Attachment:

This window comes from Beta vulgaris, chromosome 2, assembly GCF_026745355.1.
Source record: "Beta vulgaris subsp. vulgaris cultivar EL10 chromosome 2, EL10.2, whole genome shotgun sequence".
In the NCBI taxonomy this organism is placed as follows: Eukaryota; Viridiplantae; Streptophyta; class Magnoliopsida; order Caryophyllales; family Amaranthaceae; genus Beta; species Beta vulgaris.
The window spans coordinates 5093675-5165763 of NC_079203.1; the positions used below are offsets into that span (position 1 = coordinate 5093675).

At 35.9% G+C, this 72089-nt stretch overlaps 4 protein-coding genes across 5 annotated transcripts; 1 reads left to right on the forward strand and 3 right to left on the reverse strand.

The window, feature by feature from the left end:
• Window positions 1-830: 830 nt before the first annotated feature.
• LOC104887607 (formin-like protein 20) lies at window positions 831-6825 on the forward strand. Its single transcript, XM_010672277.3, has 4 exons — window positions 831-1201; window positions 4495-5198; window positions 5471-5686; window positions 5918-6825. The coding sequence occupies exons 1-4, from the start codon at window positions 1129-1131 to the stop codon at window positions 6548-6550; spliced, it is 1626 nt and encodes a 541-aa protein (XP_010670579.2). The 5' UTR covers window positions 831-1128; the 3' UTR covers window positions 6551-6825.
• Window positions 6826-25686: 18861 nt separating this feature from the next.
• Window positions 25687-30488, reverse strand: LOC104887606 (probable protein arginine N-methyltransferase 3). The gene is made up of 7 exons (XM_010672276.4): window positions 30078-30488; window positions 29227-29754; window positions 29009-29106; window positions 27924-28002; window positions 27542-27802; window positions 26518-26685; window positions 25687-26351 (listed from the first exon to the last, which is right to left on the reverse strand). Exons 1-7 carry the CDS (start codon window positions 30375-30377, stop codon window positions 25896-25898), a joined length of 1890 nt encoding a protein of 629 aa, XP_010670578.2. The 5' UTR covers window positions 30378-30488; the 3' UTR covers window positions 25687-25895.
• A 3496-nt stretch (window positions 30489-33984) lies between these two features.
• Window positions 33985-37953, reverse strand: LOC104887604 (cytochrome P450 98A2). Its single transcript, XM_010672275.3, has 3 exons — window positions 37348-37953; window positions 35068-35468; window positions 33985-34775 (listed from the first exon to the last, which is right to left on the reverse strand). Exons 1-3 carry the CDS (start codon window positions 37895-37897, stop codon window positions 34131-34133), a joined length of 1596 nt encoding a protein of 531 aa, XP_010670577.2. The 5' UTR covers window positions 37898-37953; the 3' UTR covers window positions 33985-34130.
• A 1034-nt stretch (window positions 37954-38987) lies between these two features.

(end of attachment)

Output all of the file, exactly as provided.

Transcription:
This window comes from Beta vulgaris, chromosome 2, assembly GCF_026745355.1.
Source record: "Beta vulgaris subsp. vulgaris cultivar EL10 chromosome 2, EL10.2, whole genome shotgun sequence".
In the NCBI taxonomy this organism is placed as follows: Eukaryota; Viridiplantae; Streptophyta; class Magnoliopsida; order Caryophyllales; family Amaranthaceae; genus Beta; species Beta vulgaris.
The window spans coordinates 5093675-5165763 of NC_079203.1; the positions used below are offsets into that span (position 1 = coordinate 5093675).

At 35.9% G+C, this 72089-nt stretch overlaps 4 protein-coding genes across 5 annotated transcripts; 1 reads left to right on the forward strand and 3 right to left on the reverse strand.

The window, feature by feature from the left end:
• Window positions 1-830: 830 nt before the first annotated feature.
• LOC104887607 (formin-like protein 20) lies at window positions 831-6825 on the forward strand. Its single transcript, XM_010672277.3, has 4 exons — window positions 831-1201; window positions 4495-5198; window positions 5471-5686; window positions 5918-6825. The coding sequence occupies exons 1-4, from the start codon at window positions 1129-1131 to the stop codon at window positions 6548-6550; spliced, it is 1626 nt and encodes a 541-aa protein (XP_010670579.2). The 5' UTR covers window positions 831-1128; the 3' UTR covers window positions 6551-6825.
• Window positions 6826-25686: 18861 nt separating this feature from the next.
• Window positions 25687-30488, reverse strand: LOC104887606 (probable protein arginine N-methyltransferase 3). The gene is made up of 7 exons (XM_010672276.4): window positions 30078-30488; window positions 29227-29754; window positions 29009-29106; window positions 27924-28002; window positions 27542-27802; window positions 26518-26685; window positions 25687-26351 (listed from the first exon to the last, which is right to left on the reverse strand). Exons 1-7 carry the CDS (start codon window positions 30375-30377, stop codon window positions 25896-25898), a joined length of 1890 nt encoding a protein of 629 aa, XP_010670578.2. The 5' UTR covers window positions 30378-30488; the 3' UTR covers window positions 25687-25895.
• A 3496-nt stretch (window positions 30489-33984) lies between these two features.
• Window positions 33985-37953, reverse strand: LOC104887604 (cytochrome P450 98A2). Its single transcript, XM_010672275.3, has 3 exons — window positions 37348-37953; window positions 35068-35468; window positions 33985-34775 (listed from the first exon to the last, which is right to left on the reverse strand). Exons 1-3 carry the CDS (start codon window positions 37895-37897, stop codon window positions 34131-34133), a joined length of 1596 nt encoding a protein of 531 aa, XP_010670577.2. The 5' UTR covers window positions 37898-37953; the 3' UTR covers window positions 33985-34130.
• A 1034-nt stretch (window positions 37954-38987) lies between these two features.